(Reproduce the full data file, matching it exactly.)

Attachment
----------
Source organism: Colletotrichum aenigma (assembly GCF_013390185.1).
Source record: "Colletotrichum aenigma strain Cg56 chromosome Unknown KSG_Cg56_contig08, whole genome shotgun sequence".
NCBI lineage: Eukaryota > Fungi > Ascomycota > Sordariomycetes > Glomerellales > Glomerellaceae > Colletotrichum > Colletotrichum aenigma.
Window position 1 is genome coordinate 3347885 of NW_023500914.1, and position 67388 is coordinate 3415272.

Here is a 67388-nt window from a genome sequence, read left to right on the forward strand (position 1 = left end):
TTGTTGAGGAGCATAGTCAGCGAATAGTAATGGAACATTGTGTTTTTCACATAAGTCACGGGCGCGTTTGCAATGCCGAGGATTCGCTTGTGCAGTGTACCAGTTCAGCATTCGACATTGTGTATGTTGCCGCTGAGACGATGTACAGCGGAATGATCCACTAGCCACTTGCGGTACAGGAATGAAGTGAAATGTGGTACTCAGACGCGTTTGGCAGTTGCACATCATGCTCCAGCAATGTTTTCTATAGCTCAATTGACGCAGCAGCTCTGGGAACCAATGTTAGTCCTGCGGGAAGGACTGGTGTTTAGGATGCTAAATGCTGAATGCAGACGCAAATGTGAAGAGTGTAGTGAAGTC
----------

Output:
Source organism: Colletotrichum aenigma (assembly GCF_013390185.1).
Source record: "Colletotrichum aenigma strain Cg56 chromosome Unknown KSG_Cg56_contig08, whole genome shotgun sequence".
NCBI lineage: Eukaryota > Fungi > Ascomycota > Sordariomycetes > Glomerellales > Glomerellaceae > Colletotrichum > Colletotrichum aenigma.
Window position 1 is genome coordinate 3347885 of NW_023500914.1, and position 67388 is coordinate 3415272.

Here is a 67388-nt window from a genome sequence, read left to right on the forward strand (position 1 = left end):
TTGTTGAGGAGCATAGTCAGCGAATAGTAATGGAACATTGTGTTTTTCACATAAGTCACGGGCGCGTTTGCAATGCCGAGGATTCGCTTGTGCAGTGTACCAGTTCAGCATTCGACATTGTGTATGTTGCCGCTGAGACGATGTACAGCGGAATGATCCACTAGCCACTTGCGGTACAGGAATGAAGTGAAATGTGGTACTCAGACGCGTTTGGCAGTTGCACATCATGCTCCAGCAATGTTTTCTATAGCTCAATTGACGCAGCAGCTCTGGGAACCAATGTTAGTCCTGCGGGAAGGACTGGTGTTTAGGATGCTAAATGCTGAATGCAGACGCAAATGTGAAGAGTGTAGTGAAGTC